Currency managers seek to boost fx hedging gains

* Currency managers see chance to boost fx hedge returns

* FX returns not ‘zero sum game’ for investors

* Low-rate environment may push investors to equities

By Tamawa Desai

LONDON, Oct 25 (BestGrowthStock) – Currency managers overseeing
pension funds and other large institutional investors say they
are pushing for active ways to hedge currencies in a bid to
reduce risk and provide better returns on currencies themselves.

In the current ultra-low interest rate environment,
investors are increasingly turning to riskier assets such as
foreign-denominated equities and currency managers see an
opportunity to increase returns on the currency portion as well.

“It is a myth that currency gains and losses wash out,” said
Colin Crownover, managing director of currency management at
State Street Global Advisors which has $83 billion in assets
under management. “It is not a zero sum game for an investor.”

State Street says its “dynamic strategic hedges” is designed
to reduce currency risk without sacrificing return. Its strategy
has yielded an annual return of 3.06 percent, which has beaten a
2.45 percent return against a zero hedge, or a 1.82 percent
return on a passive hedge of 50 percent.

Most investors employ a passive 50 percent hedge.

The maximum drawdown, or loss, has also been smaller for
dynamic hedging at -6.78 percent versus -13.96 for unhedged
assets and -7.57 for static hedging of 50 percent.

Pro-cyclical currencies such as the Australian dollar also
carry a risk premium, which would also need to be taken into
account when setting hedging ratios, it added.
“We look at generating return depending on how far away a
currency is from fair value based on our purchasing power parity
model,” Crownover said.

Purchasing power parity refers to a theory that estimates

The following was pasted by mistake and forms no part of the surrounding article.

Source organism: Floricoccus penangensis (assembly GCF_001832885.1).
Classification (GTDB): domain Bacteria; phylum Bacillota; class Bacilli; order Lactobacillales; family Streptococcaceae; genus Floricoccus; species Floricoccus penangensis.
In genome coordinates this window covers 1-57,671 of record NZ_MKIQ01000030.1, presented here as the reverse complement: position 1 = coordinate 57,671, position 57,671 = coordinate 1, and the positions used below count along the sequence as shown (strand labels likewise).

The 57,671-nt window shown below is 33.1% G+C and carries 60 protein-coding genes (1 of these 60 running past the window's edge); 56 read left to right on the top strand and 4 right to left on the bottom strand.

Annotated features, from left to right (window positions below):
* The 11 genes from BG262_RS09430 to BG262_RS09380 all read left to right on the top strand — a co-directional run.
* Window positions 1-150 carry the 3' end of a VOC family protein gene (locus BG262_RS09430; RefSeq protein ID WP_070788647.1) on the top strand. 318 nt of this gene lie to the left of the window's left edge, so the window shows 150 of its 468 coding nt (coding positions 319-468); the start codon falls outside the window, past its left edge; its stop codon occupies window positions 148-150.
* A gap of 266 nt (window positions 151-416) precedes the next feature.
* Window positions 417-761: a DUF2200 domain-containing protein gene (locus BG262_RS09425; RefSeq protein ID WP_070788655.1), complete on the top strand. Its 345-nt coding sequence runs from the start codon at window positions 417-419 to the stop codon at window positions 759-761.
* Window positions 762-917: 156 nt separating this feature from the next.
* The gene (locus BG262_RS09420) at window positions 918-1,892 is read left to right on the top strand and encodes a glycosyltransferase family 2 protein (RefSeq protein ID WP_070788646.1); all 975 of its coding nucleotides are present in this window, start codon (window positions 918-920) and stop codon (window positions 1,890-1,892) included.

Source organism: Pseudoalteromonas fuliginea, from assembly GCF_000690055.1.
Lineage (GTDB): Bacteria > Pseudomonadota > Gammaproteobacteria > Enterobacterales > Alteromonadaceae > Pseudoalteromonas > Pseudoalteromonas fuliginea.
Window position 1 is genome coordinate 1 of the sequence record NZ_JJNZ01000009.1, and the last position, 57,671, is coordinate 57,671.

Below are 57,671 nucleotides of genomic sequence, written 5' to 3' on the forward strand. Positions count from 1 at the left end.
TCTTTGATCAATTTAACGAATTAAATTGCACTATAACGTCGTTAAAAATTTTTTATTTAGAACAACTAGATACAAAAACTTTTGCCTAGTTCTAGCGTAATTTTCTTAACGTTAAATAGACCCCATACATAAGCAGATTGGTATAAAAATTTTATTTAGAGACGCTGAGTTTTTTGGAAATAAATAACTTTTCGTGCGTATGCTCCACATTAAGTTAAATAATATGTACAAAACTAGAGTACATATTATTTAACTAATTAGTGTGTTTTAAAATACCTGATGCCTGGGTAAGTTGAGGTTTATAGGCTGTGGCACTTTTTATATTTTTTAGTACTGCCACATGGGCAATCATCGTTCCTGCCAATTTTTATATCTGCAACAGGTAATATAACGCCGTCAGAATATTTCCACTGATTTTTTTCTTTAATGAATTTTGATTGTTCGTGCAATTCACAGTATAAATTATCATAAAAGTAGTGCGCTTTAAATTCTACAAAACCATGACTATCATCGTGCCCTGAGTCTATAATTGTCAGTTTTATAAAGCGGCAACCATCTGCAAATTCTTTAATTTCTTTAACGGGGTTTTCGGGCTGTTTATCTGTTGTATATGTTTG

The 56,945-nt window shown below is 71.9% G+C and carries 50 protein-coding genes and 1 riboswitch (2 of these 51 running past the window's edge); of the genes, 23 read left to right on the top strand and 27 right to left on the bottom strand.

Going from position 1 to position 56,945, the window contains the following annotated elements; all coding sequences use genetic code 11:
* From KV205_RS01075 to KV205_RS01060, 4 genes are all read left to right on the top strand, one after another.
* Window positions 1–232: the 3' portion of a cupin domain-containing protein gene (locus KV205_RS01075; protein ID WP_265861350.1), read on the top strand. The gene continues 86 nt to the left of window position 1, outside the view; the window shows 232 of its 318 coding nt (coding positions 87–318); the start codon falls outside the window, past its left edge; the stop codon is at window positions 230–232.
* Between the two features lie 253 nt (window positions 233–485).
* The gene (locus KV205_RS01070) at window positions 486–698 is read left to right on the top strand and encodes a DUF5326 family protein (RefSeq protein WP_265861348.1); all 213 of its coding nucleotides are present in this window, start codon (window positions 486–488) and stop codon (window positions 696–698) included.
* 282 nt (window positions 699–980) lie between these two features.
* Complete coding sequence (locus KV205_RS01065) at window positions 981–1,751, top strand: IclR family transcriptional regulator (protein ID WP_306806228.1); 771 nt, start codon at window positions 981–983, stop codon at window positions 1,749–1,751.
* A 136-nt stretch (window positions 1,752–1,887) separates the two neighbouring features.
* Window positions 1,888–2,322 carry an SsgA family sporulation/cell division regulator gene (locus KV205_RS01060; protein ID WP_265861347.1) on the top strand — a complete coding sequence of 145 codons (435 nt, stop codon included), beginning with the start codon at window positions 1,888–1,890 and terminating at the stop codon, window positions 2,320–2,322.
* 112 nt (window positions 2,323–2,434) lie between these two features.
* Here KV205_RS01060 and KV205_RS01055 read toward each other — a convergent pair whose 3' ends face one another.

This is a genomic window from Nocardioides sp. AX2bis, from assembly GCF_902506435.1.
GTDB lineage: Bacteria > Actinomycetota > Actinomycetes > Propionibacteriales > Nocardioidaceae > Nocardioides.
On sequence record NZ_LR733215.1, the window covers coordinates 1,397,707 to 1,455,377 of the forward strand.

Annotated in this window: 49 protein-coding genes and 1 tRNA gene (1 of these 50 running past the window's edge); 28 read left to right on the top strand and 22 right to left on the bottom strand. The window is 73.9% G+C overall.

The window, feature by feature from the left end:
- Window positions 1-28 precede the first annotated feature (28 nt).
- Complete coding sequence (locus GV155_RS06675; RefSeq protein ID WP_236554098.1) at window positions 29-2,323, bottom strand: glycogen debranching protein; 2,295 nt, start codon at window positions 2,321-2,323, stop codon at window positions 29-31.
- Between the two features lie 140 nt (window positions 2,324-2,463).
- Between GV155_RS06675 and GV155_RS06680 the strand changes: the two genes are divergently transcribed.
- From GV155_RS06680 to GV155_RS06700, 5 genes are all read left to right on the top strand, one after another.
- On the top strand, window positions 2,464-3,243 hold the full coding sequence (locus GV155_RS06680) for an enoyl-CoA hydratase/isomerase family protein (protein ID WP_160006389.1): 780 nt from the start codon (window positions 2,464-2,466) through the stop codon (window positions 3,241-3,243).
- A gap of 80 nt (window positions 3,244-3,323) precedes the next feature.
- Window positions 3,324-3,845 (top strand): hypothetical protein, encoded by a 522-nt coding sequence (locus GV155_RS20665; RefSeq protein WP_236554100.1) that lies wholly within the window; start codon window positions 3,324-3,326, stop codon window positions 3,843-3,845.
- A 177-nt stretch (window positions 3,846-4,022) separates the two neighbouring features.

the amount of adjustment needed in an exchange rate in order for
it to be equivalent to each currency’s purchasing power.

APPETITE FOR YIELD

With the U.S. Federal Reserve expected to expand its asset
purchases as early as next week and other major central banks in
no hurry to raise interest rates, prices on equities and
commodities have soared as investors hunt for better returns as
bond yields remain at rock-bottom levels.

“There is a strong appetite for yield but investors can’t
get them through money markets or short-term bonds,” said Pierre
Lequeux, head of currency management at Aviva Investors, the
asset management arm of British insurer Aviva (AV.L: ).

“More pension funds may be taking an aggressive stance
towards equities, which are usually unhedged,” he said.

“We want to be more tactical by reducing risk by providing a
degree of ‘alpha’.”

An alpha product uses manager skill to, in theory, strongly
outperform a given target such as a market benchmark.

Aviva focuses on G10 currencies and is working on a stand-
alone product although no date has been set yet for its release.

Currencies have fluctuated sharply since a global financial
crisis erupted in late 2008, with the dollar moving some 10
percent on either side against the euro in several one-month
periods since that time.
(Editing by Stephen Nisbet)

Currency managers seek to boost fx hedging gains